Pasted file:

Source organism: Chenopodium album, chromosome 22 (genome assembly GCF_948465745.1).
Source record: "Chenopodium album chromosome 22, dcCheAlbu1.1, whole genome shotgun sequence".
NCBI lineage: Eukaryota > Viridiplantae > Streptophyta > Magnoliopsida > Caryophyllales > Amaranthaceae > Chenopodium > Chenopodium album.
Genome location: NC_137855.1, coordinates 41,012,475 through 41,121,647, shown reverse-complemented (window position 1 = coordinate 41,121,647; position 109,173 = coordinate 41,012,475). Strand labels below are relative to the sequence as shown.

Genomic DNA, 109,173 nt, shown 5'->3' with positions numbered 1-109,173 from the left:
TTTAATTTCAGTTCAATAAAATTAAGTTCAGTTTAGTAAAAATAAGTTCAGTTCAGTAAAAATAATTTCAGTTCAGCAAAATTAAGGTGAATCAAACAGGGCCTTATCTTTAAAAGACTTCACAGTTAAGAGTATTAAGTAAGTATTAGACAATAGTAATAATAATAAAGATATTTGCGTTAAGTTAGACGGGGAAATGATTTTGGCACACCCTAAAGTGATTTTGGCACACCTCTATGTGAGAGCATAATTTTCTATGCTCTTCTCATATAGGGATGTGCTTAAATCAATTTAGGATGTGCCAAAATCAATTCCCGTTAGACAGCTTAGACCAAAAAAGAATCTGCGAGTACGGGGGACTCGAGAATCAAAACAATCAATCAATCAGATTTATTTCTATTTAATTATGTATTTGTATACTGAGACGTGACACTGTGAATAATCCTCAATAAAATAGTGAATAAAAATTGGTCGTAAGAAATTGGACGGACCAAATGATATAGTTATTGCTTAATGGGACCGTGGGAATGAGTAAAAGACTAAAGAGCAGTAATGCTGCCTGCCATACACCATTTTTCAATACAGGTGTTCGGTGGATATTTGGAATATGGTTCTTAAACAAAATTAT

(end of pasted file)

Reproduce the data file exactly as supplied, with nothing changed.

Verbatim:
Source organism: Chenopodium album, chromosome 22 (genome assembly GCF_948465745.1).
Source record: "Chenopodium album chromosome 22, dcCheAlbu1.1, whole genome shotgun sequence".
NCBI lineage: Eukaryota > Viridiplantae > Streptophyta > Magnoliopsida > Caryophyllales > Amaranthaceae > Chenopodium > Chenopodium album.
Genome location: NC_137855.1, coordinates 41,012,475 through 41,121,647, shown reverse-complemented (window position 1 = coordinate 41,121,647; position 109,173 = coordinate 41,012,475). Strand labels below are relative to the sequence as shown.

Genomic DNA, 109,173 nt, shown 5'->3' with positions numbered 1-109,173 from the left:
TTTAATTTCAGTTCAATAAAATTAAGTTCAGTTTAGTAAAAATAAGTTCAGTTCAGTAAAAATAATTTCAGTTCAGCAAAATTAAGGTGAATCAAACAGGGCCTTATCTTTAAAAGACTTCACAGTTAAGAGTATTAAGTAAGTATTAGACAATAGTAATAATAATAAAGATATTTGCGTTAAGTTAGACGGGGAAATGATTTTGGCACACCCTAAAGTGATTTTGGCACACCTCTATGTGAGAGCATAATTTTCTATGCTCTTCTCATATAGGGATGTGCTTAAATCAATTTAGGATGTGCCAAAATCAATTCCCGTTAGACAGCTTAGACCAAAAAAGAATCTGCGAGTACGGGGGACTCGAGAATCAAAACAATCAATCAATCAGATTTATTTCTATTTAATTATGTATTTGTATACTGAGACGTGACACTGTGAATAATCCTCAATAAAATAGTGAATAAAAATTGGTCGTAAGAAATTGGACGGACCAAATGATATAGTTATTGCTTAATGGGACCGTGGGAATGAGTAAAAGACTAAAGAGCAGTAATGCTGCCTGCCATACACCATTTTTCAATACAGGTGTTCGGTGGATATTTGGAATATGGTTCTTAAACAAAATTAT